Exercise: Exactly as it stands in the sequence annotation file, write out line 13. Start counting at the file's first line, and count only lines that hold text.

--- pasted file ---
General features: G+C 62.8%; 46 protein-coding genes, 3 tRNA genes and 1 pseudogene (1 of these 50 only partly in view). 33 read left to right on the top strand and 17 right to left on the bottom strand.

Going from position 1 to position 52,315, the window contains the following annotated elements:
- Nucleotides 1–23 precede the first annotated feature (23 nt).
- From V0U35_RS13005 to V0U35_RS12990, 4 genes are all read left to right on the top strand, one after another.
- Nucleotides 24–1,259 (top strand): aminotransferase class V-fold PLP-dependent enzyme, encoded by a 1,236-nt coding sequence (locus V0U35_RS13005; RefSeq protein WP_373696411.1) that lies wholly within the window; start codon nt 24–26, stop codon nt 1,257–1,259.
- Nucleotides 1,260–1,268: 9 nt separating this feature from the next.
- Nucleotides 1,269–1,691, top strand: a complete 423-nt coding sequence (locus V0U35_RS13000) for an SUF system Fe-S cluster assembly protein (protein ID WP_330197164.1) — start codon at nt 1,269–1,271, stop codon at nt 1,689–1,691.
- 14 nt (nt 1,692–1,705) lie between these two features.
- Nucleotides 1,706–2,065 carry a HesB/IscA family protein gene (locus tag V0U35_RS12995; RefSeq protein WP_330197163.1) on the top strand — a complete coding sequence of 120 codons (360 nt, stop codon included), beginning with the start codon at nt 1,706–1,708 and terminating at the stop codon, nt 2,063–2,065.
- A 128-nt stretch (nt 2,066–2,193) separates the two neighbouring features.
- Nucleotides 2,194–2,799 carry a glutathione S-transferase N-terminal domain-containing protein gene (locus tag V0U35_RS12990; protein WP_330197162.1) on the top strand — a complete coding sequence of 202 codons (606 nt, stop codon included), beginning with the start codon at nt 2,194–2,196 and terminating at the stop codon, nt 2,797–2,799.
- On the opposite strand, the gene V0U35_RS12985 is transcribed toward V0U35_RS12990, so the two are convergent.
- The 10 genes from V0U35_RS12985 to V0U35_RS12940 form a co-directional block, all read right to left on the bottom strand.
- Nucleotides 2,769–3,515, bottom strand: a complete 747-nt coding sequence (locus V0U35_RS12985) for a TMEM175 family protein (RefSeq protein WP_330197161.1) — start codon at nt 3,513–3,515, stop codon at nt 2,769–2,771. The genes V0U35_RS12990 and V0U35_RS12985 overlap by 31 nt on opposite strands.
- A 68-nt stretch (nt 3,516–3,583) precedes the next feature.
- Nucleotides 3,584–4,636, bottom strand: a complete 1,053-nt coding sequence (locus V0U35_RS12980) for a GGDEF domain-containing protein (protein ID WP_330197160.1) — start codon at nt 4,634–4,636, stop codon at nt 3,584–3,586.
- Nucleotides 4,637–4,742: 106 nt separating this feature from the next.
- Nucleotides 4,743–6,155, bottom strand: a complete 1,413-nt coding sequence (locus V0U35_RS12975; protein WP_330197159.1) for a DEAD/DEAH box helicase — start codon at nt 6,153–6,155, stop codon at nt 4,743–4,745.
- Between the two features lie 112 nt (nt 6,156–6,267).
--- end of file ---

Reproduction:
- The 10 genes from V0U35_RS12985 to V0U35_RS12940 form a co-directional block, all read right to left on the bottom strand.